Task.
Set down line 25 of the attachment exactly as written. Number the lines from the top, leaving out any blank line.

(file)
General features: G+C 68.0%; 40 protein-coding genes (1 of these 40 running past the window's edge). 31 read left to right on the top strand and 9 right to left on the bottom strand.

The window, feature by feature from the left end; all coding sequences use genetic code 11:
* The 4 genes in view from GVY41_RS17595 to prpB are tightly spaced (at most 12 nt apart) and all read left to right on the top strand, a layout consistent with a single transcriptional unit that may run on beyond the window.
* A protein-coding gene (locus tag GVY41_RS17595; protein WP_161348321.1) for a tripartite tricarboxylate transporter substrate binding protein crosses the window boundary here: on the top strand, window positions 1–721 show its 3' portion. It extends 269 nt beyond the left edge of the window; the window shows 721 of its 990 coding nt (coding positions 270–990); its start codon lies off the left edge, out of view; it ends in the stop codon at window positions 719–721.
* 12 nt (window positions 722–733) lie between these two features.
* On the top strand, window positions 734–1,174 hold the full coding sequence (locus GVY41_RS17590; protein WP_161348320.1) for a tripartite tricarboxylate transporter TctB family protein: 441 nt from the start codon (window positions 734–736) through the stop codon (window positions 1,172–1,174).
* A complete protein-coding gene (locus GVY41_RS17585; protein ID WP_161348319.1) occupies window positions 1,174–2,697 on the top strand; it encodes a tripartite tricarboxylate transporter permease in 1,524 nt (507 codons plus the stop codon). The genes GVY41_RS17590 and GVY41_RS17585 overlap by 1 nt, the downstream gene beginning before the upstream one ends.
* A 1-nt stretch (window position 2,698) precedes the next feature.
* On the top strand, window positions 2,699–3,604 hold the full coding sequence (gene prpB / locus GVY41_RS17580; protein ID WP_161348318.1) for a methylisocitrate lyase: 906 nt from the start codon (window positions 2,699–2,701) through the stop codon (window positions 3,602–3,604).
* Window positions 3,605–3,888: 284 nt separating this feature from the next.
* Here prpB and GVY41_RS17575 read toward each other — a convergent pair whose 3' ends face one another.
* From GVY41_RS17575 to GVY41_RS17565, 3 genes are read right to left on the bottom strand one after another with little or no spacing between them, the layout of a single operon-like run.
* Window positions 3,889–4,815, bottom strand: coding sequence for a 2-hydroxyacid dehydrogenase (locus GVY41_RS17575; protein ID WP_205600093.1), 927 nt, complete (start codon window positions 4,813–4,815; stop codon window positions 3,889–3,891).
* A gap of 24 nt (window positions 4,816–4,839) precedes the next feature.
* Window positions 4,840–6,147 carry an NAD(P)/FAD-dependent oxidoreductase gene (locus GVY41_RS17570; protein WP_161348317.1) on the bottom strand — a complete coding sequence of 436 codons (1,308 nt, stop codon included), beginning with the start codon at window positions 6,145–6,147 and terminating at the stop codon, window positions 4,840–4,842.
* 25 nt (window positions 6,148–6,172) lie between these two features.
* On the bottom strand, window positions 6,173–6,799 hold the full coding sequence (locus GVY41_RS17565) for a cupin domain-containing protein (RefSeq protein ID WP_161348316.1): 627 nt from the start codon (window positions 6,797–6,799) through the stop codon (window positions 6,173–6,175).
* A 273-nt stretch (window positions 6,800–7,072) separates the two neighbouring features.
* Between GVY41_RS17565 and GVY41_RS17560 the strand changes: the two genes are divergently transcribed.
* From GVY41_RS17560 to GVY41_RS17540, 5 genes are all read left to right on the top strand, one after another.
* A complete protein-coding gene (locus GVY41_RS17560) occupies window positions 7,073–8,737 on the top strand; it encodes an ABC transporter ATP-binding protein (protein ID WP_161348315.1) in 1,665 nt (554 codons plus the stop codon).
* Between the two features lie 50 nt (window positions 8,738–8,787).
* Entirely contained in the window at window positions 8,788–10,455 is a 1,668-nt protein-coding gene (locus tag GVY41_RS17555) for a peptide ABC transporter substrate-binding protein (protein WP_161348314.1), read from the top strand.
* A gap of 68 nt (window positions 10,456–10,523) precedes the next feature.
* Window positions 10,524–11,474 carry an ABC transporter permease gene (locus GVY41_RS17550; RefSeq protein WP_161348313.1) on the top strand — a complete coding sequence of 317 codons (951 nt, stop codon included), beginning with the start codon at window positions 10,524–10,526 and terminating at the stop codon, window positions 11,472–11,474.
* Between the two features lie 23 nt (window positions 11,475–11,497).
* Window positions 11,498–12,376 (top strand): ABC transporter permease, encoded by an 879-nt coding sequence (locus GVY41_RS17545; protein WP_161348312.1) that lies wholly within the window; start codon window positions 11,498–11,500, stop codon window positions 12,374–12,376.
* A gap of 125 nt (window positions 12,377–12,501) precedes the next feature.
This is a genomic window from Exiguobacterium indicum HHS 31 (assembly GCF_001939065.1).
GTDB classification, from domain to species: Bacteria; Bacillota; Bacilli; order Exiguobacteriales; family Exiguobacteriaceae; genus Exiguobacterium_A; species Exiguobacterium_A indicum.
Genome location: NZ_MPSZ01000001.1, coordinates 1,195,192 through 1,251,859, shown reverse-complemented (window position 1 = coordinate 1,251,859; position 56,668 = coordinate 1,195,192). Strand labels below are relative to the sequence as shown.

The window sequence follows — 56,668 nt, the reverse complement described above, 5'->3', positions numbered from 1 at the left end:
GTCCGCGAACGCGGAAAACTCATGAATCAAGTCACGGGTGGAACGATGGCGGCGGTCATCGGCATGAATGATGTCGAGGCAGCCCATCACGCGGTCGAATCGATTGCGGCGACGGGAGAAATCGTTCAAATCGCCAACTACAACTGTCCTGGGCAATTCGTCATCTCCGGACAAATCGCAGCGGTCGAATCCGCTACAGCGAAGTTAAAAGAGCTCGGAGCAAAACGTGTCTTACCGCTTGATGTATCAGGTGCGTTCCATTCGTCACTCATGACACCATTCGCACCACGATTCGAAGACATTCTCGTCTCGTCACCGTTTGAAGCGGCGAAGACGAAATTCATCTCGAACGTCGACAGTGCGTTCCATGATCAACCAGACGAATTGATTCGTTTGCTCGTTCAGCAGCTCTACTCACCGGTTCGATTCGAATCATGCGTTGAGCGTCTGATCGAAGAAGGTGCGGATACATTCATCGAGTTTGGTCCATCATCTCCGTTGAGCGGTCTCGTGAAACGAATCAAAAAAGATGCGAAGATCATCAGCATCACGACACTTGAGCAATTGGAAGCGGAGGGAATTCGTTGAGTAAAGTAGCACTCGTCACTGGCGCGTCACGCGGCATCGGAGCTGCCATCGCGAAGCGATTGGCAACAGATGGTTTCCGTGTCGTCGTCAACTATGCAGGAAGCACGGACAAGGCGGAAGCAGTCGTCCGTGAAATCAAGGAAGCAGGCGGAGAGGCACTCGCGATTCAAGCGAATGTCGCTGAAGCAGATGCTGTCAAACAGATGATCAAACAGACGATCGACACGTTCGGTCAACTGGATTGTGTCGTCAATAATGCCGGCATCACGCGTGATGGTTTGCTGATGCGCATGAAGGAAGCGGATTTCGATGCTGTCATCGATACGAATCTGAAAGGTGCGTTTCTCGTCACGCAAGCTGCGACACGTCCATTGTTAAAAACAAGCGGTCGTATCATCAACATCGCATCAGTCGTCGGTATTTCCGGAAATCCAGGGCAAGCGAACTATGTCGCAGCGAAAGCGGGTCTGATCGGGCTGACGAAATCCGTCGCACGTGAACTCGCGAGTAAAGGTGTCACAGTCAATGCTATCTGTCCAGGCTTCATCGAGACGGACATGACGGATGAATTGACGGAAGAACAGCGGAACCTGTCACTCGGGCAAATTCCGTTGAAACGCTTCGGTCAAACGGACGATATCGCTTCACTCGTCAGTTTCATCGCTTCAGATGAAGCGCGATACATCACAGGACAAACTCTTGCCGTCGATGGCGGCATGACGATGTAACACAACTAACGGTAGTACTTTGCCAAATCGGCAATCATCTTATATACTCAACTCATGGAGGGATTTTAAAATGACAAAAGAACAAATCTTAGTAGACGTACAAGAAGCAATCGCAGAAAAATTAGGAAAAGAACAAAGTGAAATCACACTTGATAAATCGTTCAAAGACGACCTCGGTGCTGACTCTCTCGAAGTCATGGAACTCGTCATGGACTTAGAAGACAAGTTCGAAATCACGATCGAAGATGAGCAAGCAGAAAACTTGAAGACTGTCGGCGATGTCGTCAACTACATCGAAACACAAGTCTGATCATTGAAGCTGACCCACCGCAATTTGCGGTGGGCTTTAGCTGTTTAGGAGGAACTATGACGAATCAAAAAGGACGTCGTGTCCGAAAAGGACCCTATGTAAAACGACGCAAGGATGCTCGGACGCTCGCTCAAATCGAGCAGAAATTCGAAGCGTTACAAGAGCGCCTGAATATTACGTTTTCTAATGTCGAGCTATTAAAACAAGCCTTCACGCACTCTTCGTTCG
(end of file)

* Window positions 10,524–11,474 carry an ABC transporter permease gene (locus GVY41_RS17550; RefSeq protein WP_161348313.1) on the top strand — a complete coding sequence of 317 codons (951 nt, stop codon included), beginning with the start codon at window positions 10,524–10,526 and terminating at the stop codon, window positions 11,472–11,474.